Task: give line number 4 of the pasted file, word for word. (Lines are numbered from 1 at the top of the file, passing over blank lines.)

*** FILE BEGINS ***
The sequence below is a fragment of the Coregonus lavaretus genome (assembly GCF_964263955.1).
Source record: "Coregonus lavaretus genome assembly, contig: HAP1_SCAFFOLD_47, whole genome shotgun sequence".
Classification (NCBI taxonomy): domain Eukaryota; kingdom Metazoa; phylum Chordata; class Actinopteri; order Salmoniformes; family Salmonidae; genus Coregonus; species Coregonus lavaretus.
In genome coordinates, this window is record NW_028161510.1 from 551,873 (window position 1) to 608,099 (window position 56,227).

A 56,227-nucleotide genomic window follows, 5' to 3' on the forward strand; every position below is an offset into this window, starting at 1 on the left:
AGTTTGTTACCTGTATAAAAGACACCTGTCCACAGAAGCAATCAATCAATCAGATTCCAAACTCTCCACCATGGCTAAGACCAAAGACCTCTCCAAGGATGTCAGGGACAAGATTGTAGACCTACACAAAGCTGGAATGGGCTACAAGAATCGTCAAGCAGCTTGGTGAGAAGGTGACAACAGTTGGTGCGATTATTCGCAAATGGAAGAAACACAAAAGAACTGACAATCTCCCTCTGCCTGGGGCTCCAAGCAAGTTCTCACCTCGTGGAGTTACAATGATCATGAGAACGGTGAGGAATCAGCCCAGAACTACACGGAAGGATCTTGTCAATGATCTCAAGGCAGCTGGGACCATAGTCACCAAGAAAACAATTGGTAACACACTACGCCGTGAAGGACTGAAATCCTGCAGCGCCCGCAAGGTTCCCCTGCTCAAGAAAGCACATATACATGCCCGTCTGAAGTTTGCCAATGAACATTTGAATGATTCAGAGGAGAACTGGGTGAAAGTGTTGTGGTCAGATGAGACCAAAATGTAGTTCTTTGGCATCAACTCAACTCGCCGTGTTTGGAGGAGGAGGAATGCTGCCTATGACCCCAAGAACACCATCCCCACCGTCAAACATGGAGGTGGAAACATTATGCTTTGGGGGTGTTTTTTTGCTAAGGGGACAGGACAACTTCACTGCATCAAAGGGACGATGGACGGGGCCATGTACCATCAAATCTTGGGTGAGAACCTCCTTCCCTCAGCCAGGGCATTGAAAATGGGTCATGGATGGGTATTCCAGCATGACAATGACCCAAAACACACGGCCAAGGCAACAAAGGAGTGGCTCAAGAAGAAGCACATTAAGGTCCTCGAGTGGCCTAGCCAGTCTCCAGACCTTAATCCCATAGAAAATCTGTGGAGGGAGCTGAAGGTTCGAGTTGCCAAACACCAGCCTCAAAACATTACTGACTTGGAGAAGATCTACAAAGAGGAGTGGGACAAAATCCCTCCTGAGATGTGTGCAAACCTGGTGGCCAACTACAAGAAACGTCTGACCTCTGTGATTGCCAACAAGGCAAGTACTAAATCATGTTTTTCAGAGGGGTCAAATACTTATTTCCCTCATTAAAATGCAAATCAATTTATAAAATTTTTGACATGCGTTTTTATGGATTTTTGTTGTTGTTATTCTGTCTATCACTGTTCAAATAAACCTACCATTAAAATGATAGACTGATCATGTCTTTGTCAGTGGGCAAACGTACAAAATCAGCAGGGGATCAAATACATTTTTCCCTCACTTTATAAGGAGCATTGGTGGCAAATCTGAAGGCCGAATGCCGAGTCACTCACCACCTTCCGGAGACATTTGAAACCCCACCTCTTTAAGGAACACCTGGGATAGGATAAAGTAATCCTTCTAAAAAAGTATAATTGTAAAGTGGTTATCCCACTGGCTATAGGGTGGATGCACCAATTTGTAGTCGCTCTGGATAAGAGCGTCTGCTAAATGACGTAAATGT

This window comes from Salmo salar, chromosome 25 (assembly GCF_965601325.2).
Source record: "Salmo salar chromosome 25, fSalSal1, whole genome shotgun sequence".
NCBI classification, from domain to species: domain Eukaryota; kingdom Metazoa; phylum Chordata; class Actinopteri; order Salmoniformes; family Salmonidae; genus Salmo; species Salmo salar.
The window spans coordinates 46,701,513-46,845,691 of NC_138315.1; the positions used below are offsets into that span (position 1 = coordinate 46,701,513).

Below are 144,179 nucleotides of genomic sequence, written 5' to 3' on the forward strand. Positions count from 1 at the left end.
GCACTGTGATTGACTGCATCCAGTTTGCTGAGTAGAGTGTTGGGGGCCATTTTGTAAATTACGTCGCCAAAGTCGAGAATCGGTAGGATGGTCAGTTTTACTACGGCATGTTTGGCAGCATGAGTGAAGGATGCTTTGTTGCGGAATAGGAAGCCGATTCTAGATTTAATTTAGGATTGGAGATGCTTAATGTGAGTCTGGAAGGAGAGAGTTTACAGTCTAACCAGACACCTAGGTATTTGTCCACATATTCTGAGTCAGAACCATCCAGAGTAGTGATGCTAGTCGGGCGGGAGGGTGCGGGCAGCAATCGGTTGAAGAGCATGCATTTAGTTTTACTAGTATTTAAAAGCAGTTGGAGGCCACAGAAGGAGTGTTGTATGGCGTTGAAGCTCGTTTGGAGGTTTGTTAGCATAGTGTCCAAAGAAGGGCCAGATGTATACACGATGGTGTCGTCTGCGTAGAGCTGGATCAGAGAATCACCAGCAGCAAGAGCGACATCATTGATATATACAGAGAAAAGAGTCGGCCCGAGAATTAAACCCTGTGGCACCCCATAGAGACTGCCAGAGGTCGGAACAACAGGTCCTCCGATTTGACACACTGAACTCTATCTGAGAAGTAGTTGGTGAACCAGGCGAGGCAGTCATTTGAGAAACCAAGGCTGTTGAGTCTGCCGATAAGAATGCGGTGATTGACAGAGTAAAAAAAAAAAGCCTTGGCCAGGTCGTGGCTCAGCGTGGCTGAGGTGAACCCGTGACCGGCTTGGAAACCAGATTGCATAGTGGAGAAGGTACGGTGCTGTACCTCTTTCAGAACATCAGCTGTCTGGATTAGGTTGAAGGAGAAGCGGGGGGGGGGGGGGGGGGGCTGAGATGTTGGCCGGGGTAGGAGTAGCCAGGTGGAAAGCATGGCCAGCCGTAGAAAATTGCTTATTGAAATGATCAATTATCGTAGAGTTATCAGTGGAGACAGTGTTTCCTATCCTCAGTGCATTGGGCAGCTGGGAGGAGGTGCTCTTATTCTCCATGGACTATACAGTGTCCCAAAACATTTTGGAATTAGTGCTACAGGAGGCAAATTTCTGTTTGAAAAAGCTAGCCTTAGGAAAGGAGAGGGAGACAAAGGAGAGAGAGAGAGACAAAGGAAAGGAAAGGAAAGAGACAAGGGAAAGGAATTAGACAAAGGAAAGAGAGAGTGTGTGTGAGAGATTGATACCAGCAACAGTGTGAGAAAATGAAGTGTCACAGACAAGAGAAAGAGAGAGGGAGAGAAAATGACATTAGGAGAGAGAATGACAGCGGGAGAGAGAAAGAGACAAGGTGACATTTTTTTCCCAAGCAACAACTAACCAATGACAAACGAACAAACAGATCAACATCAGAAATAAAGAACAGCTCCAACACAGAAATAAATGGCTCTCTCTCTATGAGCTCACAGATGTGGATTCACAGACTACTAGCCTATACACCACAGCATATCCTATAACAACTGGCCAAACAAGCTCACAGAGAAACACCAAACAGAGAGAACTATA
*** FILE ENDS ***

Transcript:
In genome coordinates, this window is record NW_028161510.1 from 551,873 (window position 1) to 608,099 (window position 56,227).